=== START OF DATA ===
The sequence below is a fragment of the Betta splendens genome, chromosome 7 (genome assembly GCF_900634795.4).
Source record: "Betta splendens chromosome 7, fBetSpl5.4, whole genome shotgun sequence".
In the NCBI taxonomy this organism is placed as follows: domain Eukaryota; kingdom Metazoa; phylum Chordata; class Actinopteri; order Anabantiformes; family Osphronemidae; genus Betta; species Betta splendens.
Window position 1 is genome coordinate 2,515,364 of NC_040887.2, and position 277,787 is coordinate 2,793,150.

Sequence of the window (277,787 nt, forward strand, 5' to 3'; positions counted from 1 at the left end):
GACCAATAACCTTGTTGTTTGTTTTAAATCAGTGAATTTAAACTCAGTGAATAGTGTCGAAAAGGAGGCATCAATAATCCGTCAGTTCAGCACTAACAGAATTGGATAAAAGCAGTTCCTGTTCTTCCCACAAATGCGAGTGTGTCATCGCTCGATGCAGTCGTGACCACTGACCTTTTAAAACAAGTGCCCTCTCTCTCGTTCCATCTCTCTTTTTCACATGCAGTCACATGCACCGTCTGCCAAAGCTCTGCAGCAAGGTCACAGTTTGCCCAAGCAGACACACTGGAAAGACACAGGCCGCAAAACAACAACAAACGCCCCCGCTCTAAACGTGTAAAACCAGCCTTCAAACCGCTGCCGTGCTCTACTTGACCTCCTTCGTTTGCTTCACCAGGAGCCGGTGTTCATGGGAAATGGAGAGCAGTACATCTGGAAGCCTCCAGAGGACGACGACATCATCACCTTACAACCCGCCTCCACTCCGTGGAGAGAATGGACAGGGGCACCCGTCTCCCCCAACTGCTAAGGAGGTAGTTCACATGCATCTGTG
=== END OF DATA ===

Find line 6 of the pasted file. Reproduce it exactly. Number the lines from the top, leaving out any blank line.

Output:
GACCAATAACCTTGTTGTTTGTTTTAAATCAGTGAATTTAAACTCAGTGAATAGTGTCGAAAAGGAGGCATCAATAATCCGTCAGTTCAGCACTAACAGAATTGGATAAAAGCAGTTCCTGTTCTTCCCACAAATGCGAGTGTGTCATCGCTCGATGCAGTCGTGACCACTGACCTTTTAAAACAAGTGCCCTCTCTCTCGTTCCATCTCTCTTTTTCACATGCAGTCACATGCACCGTCTGCCAAAGCTCTGCAGCAAGGTCACAGTTTGCCCAAGCAGACACACTGGAAAGACACAGGCCGCAAAACAACAACAAACGCCCCCGCTCTAAACGTGTAAAACCAGCCTTCAAACCGCTGCCGTGCTCTACTTGACCTCCTTCGTTTGCTTCACCAGGAGCCGGTGTTCATGGGAAATGGAGAGCAGTACATCTGGAAGCCTCCAGAGGACGACGACATCATCACCTTACAACCCGCCTCCACTCCGTGGAGAGAATGGACAGGGGCACCCGTCTCCCCCAACTGCTAAGGAGGTAGTTCACATGCATCTGTG